In a scene from "School Daze," Spike Lee's new comedy-musical, two factions of women students taunt one another about their skin color and hair. Standing in a dormitory hallway, a student with long, golden waves flips her hair at a student with a short, unstraightened style.

"It ain't even real," says the woman with the natural cut.

"You wish you had hair like this," is the reply.

"Girl, y'know you weren't born with green eyes," says another, noting the use of contact lenses.

Some black moviegoers cringe. Some laugh. Some say this scene is real, but why didn't Lee keep it under wraps?

"Nothing in this film is made up. All this stuff comes from experience," says the director. That's a point of view many share. Yet there is also some dissension.

From its first mention in the media, "School Daze" has been mired in controversy. The film crew was kicked off the Morehouse College campus because some school authorities thought alumnus Lee had demeaned the black college experience. Then Vanessa Williams, the actress and deposed Miss America, asked for a rewrite of the lead female character, didn't get it and backed out. And when they discovered Lee was daring to lift the curtain once again on attitudes toward skin color and hair texture in the black community, preservers of positive black images attacked the themes as exploitative and exaggerated.

In the week since it opened nationally, "School Daze" has lived up to its raucous advance billing. "Now the film is finished, and we are creating more problems," said Lee, who took the unusual step of calling a conference of black students to discuss the film. Held at Howard University this week, it was linked by satellite to approximately 250 campuses across the country. Controversy, of course, has its own bankable value and brings a peculiar artistic endorsement. Lee himself has said, "My role in film, for the most part, is as an instigator."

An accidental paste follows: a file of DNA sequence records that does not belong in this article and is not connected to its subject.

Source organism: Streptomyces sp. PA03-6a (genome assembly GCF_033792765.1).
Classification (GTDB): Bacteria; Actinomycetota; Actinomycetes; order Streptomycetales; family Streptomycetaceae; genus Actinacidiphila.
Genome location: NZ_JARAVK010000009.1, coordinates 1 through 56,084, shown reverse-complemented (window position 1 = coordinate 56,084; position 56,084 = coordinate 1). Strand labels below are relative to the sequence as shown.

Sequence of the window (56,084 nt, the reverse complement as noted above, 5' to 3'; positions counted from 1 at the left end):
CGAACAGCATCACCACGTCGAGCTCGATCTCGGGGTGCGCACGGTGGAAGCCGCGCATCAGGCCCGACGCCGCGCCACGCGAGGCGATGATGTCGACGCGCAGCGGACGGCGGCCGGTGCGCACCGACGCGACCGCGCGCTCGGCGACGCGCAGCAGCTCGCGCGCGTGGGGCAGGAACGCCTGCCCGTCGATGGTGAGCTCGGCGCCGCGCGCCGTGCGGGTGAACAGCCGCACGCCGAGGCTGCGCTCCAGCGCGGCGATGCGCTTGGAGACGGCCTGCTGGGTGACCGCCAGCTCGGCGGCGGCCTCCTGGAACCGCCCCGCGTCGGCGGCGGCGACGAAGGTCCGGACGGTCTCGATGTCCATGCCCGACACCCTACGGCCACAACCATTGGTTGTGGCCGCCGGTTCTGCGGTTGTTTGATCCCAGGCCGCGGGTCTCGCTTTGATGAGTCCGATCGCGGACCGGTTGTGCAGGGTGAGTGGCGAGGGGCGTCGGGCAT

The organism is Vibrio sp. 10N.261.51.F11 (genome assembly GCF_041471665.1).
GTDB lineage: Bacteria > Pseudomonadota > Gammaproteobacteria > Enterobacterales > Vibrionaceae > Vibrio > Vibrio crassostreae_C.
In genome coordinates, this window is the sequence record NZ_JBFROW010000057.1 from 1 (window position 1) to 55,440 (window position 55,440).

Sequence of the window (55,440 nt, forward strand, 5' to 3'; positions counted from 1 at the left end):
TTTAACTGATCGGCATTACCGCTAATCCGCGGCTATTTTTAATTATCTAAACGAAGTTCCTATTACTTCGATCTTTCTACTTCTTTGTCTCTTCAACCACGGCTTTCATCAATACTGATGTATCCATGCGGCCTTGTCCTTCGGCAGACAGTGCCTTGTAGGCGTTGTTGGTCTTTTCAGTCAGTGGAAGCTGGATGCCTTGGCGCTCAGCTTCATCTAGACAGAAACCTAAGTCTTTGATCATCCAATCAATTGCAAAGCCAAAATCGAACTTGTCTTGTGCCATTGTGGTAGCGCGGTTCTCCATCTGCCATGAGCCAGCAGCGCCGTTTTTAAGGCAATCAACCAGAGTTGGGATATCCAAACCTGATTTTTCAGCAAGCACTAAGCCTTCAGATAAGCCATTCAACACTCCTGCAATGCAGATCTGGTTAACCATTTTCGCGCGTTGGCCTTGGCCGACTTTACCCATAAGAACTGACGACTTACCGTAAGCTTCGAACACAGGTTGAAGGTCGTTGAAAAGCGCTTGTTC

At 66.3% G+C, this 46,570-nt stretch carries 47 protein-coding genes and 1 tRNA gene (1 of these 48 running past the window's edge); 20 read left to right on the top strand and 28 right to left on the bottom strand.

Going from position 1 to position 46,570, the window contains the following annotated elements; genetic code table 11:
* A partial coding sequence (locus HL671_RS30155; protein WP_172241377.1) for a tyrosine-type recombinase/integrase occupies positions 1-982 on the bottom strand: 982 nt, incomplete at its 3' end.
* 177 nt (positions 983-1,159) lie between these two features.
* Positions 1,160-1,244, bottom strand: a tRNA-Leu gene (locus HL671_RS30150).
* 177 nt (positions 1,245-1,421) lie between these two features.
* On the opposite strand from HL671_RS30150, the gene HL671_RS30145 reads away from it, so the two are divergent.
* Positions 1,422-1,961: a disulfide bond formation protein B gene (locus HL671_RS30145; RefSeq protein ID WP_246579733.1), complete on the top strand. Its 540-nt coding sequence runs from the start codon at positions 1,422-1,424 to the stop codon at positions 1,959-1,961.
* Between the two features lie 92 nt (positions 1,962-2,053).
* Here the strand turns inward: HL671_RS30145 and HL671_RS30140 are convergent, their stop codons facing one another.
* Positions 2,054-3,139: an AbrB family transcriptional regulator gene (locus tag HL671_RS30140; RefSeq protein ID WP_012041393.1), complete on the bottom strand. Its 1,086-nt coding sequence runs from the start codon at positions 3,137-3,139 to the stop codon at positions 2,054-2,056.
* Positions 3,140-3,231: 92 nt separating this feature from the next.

On that point he's right. In Washington this week, offices on K Street and Capitol Hill, apartment buildings, dormitories and classrooms have become forums for arguments over the merits of Lee's follow-up to his debut hit, the low-budget and steamy "She's Gotta Have It." And just as that film's "Please baby please" entered the street lexicon, people are already quoting unprintable lines from "Daze."

For some black moviegoers, reaction is ambivalent. "People are torn between paternalism because he is a brother and wanting to stand back and be artistically critical," says Qevin Weathersby, president of the Howard Undergraduate Film Organization. He was disappointed in the film but honors Lee's artistic spirit. "I struggle with that myself. He is one of our own, and I think it is a triumph that he is able to work on that scale."

Audrey Chapman, a family therapist and counselor at Howard, thinks that even though Lee was "outrageous" in many of his depictions, the situations are common. In a scene at a fried chicken outlet, college students confront a group of local residents and have a heated debate about assimilation. "The whole scene was sad," says Chapman. "The student in his African garb contrasted to the guy with the shower cap -- both are saying, 'Look at how disconnected you are.' At that moment they were both rejecting who they are."

Paul Ruffins, editor of the Congressional Black Caucus Foundation magazine, thought the movie was "great fun ... but uneven." He's impatient with Lee's critics. "People have said they are worried about white people knowing black people are divided. What makes them think white people don't know? I think it's healthy we have reached this level of critical maturity."